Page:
“Common oral findings in hyperthyroidism include increased susceptibility to dental caries, periodontal disease, enlargement of extraglandular thyroid tissue (mainly in the lateral posterior tongue), maxillary or mandibular osteoporosis, accelerated dental eruption and burning mouth syndrome. Patients older than 70 are at risk for anorexia and wasting, atrial fibrillation, and congestive heart failure. In younger patients, Graves’ disease is the main manifestation … Graves’ disease can also put a patient at a higher risk for connective-tissue diseases like Sjogren’s syndrome and systemic lupus erythematosus … There are no major side effects of thyroid replacement medication that affect the oral cavity. A common side effect of many medications is xerostomia …

“When there is excess of fluoride in the body it can interfere with the function of the thyroid gland. Fluoride has been linked to thyroid problems. Patients who wish to avoid the effect of fluoride on their thyroid can utilize a fluoride-free toothpaste such as CariFree, an oral neutralizer gel.”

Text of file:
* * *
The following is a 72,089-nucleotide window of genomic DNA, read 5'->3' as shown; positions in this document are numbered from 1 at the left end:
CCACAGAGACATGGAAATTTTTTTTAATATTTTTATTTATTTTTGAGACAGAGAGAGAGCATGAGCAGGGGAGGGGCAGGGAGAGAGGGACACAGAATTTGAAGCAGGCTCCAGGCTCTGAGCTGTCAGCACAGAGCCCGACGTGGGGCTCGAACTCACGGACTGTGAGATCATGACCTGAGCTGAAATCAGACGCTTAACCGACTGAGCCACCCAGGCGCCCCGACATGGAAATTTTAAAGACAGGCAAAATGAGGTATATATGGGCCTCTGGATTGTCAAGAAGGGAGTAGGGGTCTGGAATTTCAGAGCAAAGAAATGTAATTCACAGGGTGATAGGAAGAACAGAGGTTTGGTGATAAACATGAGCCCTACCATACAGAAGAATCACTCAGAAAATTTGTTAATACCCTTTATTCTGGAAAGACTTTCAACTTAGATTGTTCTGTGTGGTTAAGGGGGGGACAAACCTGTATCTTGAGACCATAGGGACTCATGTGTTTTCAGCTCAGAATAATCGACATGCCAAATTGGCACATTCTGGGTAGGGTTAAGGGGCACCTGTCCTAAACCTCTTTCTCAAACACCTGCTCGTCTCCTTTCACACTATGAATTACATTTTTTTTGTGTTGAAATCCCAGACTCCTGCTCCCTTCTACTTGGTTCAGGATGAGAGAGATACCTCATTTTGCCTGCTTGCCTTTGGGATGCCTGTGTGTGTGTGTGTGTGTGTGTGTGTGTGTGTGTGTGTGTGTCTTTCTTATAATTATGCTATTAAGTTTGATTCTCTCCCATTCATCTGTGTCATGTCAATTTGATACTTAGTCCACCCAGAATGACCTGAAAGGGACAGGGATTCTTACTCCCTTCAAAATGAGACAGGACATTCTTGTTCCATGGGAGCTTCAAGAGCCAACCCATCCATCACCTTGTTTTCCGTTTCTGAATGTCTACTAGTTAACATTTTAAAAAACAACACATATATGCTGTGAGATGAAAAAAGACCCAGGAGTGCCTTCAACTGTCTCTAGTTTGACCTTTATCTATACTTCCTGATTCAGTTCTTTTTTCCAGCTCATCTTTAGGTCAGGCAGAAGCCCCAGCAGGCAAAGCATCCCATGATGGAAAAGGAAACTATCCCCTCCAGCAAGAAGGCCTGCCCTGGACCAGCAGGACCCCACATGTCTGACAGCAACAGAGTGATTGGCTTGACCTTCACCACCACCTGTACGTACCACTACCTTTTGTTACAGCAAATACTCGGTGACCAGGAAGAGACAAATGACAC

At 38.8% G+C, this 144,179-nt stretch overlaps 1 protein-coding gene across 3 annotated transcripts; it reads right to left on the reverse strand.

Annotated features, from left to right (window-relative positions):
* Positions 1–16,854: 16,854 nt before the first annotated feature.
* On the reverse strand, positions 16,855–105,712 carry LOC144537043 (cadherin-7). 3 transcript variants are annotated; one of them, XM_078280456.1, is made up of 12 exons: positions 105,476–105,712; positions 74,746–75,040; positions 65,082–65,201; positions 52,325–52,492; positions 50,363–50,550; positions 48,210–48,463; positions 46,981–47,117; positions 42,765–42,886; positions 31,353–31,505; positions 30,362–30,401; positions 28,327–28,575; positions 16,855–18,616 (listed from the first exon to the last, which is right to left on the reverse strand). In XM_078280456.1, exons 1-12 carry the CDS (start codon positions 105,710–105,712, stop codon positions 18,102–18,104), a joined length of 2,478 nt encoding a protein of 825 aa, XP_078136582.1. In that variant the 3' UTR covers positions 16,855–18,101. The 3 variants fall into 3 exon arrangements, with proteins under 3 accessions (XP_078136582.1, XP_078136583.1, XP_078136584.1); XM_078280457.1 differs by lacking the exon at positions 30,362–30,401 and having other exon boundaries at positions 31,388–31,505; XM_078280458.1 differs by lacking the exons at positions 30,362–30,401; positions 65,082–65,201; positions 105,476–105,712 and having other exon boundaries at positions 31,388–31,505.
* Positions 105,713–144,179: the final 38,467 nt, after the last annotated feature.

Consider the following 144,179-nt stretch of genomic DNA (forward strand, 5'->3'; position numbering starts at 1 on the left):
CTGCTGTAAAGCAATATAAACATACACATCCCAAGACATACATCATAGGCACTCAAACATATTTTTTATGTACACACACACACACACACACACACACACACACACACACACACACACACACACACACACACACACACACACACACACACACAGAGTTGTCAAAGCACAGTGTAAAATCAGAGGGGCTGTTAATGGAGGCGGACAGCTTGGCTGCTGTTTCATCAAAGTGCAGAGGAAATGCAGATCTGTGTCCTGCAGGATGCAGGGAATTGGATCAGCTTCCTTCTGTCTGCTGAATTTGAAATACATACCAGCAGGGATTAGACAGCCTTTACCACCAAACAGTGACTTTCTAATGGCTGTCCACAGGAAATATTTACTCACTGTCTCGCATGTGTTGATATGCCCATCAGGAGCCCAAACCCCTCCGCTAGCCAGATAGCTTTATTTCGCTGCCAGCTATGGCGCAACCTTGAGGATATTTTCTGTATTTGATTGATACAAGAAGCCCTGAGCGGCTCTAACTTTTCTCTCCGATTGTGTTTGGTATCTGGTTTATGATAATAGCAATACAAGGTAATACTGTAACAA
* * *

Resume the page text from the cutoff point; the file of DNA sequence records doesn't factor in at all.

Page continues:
Additionally, a Web search for “thyrotoxic myopathy” reveals that it is a muscle disease characterized by the gradual loss of muscular function and control, often concentrated in the shoulders, neck area, and hips. Some patients also report muscle weakness in the face and throat that can lead to difficulty in breathing, speaking, and vision, if untreated.

Hannah reviews the health history with the patient, and then taps keyboard buttons that are dedicated to record standardized acronyms onto the paperless chart. She logs tentative restorative findings, the patient’s interest in veneers, and oral health concerns for the dentist’s review during his exam, again using standardized acronyms. Eventually, the computer will compose a full-text handout for the patient from these acronyms, after decisions are secured during the dental exam. Hannah compares today’s digital radiographs with baseline images taken one year ago, highlights areas that have changed, and enters periodontal data on a voice-activated system, including new 5-millimeter pockets in quadrant two.

These tasks take eight minutes. She electronically notifies the dentist of the pending exam, forwarding her findings, and he screens the information. Hannah secures MWF’s signature for informed consent on the screen and begins the prophylaxis. Her patient education includes diet counseling and solutions for xerostomia, a recommendation for CariFree, and modifications to flossing in quadrant two.